“All of the women were stripped naked…They had very strong wooden sticks. They first hit us in the head, to make us weak. Then they hit us [in the vagina] with the wooden sticks. Then they raped us. A different soldier for each [woman].”
Torture, as unequivocally defined by right bodies as well as international criminal tribunals, include rape by state officials (including soldiers and police officers). Other forms of sexual violence, under specific circumstances, also constitute crimes against humanity under the Roma Statute of the International Criminal Court.
As described in no. 2, these rapes and sexual violence acts were perpetrated by soldiers and the Border Guard Police (BGP) as part of their systematic attack on the Rohingya. Taking part means they knew of these attacks, and that constitutes a crime against humanity of torture.
4. Deportation and forcible displacement
We’ve heard the term “ethnic cleansing” used several times this time around – the UN High Commissioner for Human Rights (OHCHR) Zeid Ra’ad Al Hussein has called the situation a textbook example of this term.
But what this means on the ground, is an organised deportation operation aimed to force people to leave their homes and never return, Amnesty’s report says. And to do so, Myanmar’s security forces used terrorism, mostly through shooting, killing, sexual violence and threats, followed by the burning of villages.
What’s going on in Rakhine is the depriving of people of food and other life-sustaining provisions. Restricting Rohingyas’ movement, their means of livelihood and access to humanitarian aid amount to persecution on racial or ethnic grounds, as these are done solely because of their race and ethnicity.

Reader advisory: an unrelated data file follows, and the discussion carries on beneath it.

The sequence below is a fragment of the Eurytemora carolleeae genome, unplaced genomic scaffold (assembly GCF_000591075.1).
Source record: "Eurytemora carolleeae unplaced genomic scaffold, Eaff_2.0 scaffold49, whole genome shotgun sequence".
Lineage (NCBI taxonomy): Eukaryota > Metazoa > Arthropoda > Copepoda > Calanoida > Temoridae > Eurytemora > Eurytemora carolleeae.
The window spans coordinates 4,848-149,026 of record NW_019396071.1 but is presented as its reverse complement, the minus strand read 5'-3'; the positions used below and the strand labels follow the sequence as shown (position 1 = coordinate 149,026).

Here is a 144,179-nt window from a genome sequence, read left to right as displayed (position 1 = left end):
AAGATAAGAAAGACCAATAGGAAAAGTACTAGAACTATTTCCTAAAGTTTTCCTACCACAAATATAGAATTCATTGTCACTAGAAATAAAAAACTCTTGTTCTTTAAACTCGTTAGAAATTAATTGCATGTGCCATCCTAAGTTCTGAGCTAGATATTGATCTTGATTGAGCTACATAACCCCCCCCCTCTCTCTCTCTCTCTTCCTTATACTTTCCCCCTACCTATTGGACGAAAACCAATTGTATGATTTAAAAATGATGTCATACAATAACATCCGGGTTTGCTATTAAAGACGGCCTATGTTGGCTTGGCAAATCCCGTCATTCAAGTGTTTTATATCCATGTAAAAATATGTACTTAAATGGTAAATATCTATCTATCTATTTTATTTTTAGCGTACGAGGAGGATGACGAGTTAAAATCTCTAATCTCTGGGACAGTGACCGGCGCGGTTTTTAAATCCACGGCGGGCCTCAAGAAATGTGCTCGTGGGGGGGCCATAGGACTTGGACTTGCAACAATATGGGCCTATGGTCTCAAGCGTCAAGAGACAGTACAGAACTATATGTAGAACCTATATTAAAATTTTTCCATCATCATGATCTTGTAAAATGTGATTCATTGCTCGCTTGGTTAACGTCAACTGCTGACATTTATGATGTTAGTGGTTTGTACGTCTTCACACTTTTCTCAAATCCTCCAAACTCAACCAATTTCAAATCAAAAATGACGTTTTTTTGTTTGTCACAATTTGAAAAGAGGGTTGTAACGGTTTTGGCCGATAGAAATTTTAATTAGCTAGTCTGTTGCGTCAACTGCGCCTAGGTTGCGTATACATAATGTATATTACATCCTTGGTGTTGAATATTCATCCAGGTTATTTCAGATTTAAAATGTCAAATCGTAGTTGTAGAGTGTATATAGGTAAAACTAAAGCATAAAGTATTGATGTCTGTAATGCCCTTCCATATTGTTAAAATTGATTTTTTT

Amnesty reported that there have been “severe restrictions” on humanitarian access to Rakhine state – aid workers spoke of their travel in the state tightened before and “seriously intensified” in the immediate aftermath of the August attacks.
In early October, the Norwegian Refugee Council Secretary-General Jan Egeland said that the organisation “is standing by, waiting for the authorities to allow us to move into areas where we fear many people may be stranded without clean water, food, or shelter. We have supplies, we have staff, we have transport. The only thing standing between us and the people who need help is permission to go.”
6. Other inhumane acts such as denying food and other life-saving provisions.
The Rohingya in Rakhine state have always been dependent on humanitarian aid due to the state’s restrictions on their movement and livelihood. And post-August attacks have only made the situation worse.
The report wrote:
“At least a dozen refugees arriving in Bangladesh in late September described fleeing due to fears they would have starved in Myanmar.”
Myanmar only caved in to international pressure to allow aid in early September via the Myanmar Red Cross Society, supported by the International Committee of the Red Cross. Aid workers doubt their capacity to fill the massive humanitarian void in the state. In addition, government-imposed restrictions on humanitarian access have inflamed locals, leading to tension and hostility between them and groups bringing aid in.
Reuters reported Buddhist protesters throwing petrol bombs at an aid shipment bound for northern Rakhine State on Sept 20.
“To date, most affected populations have not received the assistance they need,” the report wrote.
“In the case of the acts described here, they fall under the crimes against humanity of persecution on racial or ethnic grounds, or “other inhumane acts… intentionally causing great suffering, or serious injury to body or to mental or physical health.”